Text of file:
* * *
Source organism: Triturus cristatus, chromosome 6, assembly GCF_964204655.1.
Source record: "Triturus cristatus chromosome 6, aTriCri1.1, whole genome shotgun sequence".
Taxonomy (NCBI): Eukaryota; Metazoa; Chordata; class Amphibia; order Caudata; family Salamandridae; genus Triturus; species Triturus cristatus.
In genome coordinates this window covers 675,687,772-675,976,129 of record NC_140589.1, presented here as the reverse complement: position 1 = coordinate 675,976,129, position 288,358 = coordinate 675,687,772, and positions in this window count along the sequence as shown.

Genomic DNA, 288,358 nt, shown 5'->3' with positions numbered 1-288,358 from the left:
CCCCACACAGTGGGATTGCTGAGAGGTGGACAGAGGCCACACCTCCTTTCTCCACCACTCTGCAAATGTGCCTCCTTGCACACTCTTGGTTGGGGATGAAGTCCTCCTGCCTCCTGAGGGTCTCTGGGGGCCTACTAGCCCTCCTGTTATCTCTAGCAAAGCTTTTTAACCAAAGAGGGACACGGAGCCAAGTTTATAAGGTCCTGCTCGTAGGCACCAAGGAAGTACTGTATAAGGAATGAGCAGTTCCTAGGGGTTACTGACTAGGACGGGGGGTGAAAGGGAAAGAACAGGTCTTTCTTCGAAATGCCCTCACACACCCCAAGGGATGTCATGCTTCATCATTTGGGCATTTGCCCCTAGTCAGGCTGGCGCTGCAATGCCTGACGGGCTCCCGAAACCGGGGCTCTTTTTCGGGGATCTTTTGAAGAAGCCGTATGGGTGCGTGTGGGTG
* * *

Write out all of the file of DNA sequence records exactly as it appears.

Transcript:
Source organism: Triturus cristatus, chromosome 6, assembly GCF_964204655.1.
Source record: "Triturus cristatus chromosome 6, aTriCri1.1, whole genome shotgun sequence".
Taxonomy (NCBI): Eukaryota; Metazoa; Chordata; class Amphibia; order Caudata; family Salamandridae; genus Triturus; species Triturus cristatus.
In genome coordinates this window covers 675,687,772-675,976,129 of record NC_140589.1, presented here as the reverse complement: position 1 = coordinate 675,976,129, position 288,358 = coordinate 675,687,772, and positions in this window count along the sequence as shown.

Genomic DNA, 288,358 nt, shown 5'->3' with positions numbered 1-288,358 from the left:
CCCCACACAGTGGGATTGCTGAGAGGTGGACAGAGGCCACACCTCCTTTCTCCACCACTCTGCAAATGTGCCTCCTTGCACACTCTTGGTTGGGGATGAAGTCCTCCTGCCTCCTGAGGGTCTCTGGGGGCCTACTAGCCCTCCTGTTATCTCTAGCAAAGCTTTTTAACCAAAGAGGGACACGGAGCCAAGTTTATAAGGTCCTGCTCGTAGGCACCAAGGAAGTACTGTATAAGGAATGAGCAGTTCCTAGGGGTTACTGACTAGGACGGGGGGTGAAAGGGAAAGAACAGGTCTTTCTTCGAAATGCCCTCACACACCCCAAGGGATGTCATGCTTCATCATTTGGGCATTTGCCCCTAGTCAGGCTGGCGCTGCAATGCCTGACGGGCTCCCGAAACCGGGGCTCTTTTTCGGGGATCTTTTGAAGAAGCCGTATGGGTGCGTGTGGGTG